Our next Trading Card Spotlight features Paul Drury, who is displayed on card number 2771, from the Superstars of 2017. Paul has been a writer for Retro Gamer (UK) since 2004. He has interviewed over 150 programmers, designers and artists of games such as Nolan Bushnell, Eugene Jarvis, Warren Davis and Ralph Baer. He also reviews games for his local paper, The Nottingham Post. Paul has bridged the gap between the USA and Europe for Video Game culture. Using his knowledge and talent Paul has paved the way for current writers and enthusiasts across the UK and America.
How early in your life did you know you would be a writer?
Writing is just a lovely sideline for me – I trained to be a teacher after leaving university and have always worked with children and adults with Special Educational Needs and Disabilities, teaching in various special schools and colleges and running residential homes for disabled adults. I’m now a Senior Lecturer in Special Educational Needs and Inclusion at Nottingham Trent University. Since 2002, I’ve been writing about videogames both old and new, first in the pages of my local paper the Nottingham Post and then in 2004 I started writing every month for Retro Gamer magazine… and still do both to this day.
Did you ever think when you were younger you would be on a trading card?
A very definite NO. Trading cards aren’t really a ‘thing’ in England though I am very flattered and feel very undeserving to be on a card alongside true British icons like Sir Clive Sinclair and Jeff Minter.
Have you ever received any media coverage for your appearance on the trading Card? If so, where?
The series ‘Legendary Gamers of the United Kingdom’ came about after I’d interviewed Walter about his trading cards for Retro Gamer magazine. I commented at the end of the interview that us Brits weren’t much represented so we agreed to change that – I ran a poll for readers of Retro Gamer to vote for their ‘Top British Gaming Icons’ and sent the results to Walter. With a bunch of mates, we wrote the text, sourced the images, I sent over $100 and Walter did the rest. I was shocked and surprised at Free Play Florida 2017 that when Walter revealed the set of cards, he had also produced a card with me on. My mate Tony Temple, Missile Command champ, made that happen. Cheers boys!
When did you first meet Walter day and where was it at?
At Funspot in 2006 during the ACAM tournament. He was waving his hands around a lot, like he was trying to fight off an invisible swarm of bees from taking shelter in his beard. I liked him instantly.
If you could describe Walter Day in one word, what would that word be and why?
Esoteric. The dictionary explains why.
What are your favorite type of books and why?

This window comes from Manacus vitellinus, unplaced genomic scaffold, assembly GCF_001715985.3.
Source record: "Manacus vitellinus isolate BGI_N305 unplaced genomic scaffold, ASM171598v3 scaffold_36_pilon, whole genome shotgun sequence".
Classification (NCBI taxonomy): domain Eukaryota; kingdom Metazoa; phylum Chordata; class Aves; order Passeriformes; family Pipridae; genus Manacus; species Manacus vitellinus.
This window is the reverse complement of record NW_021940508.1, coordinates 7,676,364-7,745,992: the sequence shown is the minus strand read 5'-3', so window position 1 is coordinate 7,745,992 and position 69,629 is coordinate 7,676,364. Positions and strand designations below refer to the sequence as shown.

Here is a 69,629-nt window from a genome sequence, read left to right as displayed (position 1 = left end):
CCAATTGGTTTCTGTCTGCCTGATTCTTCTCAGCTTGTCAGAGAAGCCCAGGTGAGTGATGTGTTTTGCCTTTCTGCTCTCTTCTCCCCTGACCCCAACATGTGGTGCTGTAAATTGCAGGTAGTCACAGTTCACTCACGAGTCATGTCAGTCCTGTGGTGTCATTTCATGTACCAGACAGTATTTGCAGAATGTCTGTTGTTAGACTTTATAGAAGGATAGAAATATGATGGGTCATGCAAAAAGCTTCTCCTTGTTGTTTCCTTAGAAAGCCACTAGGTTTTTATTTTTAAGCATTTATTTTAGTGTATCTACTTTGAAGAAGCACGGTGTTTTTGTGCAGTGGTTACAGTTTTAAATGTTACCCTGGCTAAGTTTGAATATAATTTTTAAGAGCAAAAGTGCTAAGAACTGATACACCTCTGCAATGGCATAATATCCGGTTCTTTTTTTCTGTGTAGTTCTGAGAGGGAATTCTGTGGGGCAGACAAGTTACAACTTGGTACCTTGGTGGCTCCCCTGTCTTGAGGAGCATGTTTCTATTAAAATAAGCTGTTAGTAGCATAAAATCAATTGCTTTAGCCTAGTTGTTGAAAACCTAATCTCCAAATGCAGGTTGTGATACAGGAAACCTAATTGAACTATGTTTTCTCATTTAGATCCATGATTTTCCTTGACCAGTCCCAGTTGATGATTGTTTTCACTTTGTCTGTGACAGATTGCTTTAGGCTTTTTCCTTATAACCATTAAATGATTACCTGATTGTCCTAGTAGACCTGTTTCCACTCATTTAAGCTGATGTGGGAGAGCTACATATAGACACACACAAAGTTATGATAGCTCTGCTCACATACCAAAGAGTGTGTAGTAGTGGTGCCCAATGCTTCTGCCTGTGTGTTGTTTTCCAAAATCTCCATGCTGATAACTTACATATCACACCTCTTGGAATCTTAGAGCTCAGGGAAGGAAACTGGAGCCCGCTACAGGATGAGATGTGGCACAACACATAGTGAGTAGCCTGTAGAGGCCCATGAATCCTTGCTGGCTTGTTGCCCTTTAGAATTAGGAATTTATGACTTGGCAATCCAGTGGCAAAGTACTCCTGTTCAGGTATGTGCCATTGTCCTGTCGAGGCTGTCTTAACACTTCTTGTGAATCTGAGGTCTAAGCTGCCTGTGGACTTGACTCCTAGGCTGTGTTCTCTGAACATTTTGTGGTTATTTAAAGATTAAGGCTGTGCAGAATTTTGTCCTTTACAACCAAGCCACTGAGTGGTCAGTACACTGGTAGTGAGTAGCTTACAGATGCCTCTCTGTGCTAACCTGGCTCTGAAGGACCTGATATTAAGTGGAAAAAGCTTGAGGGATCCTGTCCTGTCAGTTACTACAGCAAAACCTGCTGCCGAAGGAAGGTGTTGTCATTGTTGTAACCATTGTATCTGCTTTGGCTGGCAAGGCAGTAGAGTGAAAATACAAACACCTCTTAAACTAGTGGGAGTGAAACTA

Novels, if you want a one-word answer. I will never tire of stories.
What are your favorite hobbies today?
It’s been music, football, and videogames since I was 7 and I can’t see it changing anytime soon.
How has your involvement in the writing profession been important to you?
Because it’s not my main job, writing about games has always been an utter pleasure and a fantastic distraction from any stresses in my ‘proper’ job. Plus getting to interview the people who made the games that defined my childhood has been a real honor – Scott Adams, Nolan Bushnell, Ralph Baer, Ed Logg, Matthew Smith, Eugene Jarvis, Howard Scott Warshaw, Warren Davis, Dave Theurer, Al Alcorn… this list could go on for a long time.
What does it take to be a professional writer today?
Persistence, humility and another source of income.
What do you think about electronic books that you can download versus the actual physical hard copy?
What are your favorite books past and present?
My favorite ever book is the marvelous Under the Volcano by Malcolm Lowry. I listen to a lot of audio books while I’m walking to work these days – in 2017 my highlights were Moby Dick, Tolstoy’s Resurrection and for some light relief, Howard Jacobson’s The Finkler Question – anything he writes is funny.
Who is your favorite celebrity and what makes that person special?
Jeff Minter for keeping true to his heart. And what a big fluffy heart it is.
Did you play Video games growing up and what were some of your favorites?
Of course! My desert island games would be Sheep in Space, Jump Bug, Vib Ribbon, Super Monkey Ball, The Count, Warlords, Pokémon Red and Dancing Stage.
If you can design your own video game, what would it be about and who would be the main character?
You’re a bird. Everyone dreams about flying.
What are your opinions about today’s generation of video games?
I’m privileged to have been born the year before Computer Space came out and been able to watch games go from primitive pixels to the immersive worlds we have today. It’s a medium that is ever improving.
Do you believe some Video Games are too violent and lead to violence in America today?
Do you believe inequality, injustice, poverty, prejudice, warmongering and the proliferation of weapons, both government owned and privately held, leads to violence in America today? Let’s talk about it over a beer, eh?
If you could own one arcade game or pinball game, what would it be and why?
Bride of Pinbot, please. A thing of beauty.
What do you see yourself doing in the next 10 years?
Still gaming, watching footy and falling in love with bands. Still holding hands with my wife and making tea for my kids, too
This is one of an ongoing series of articles based on the Walter Day Collection of e-sports/video gaming trading cards – check out more information at thewalterdaycollection.com.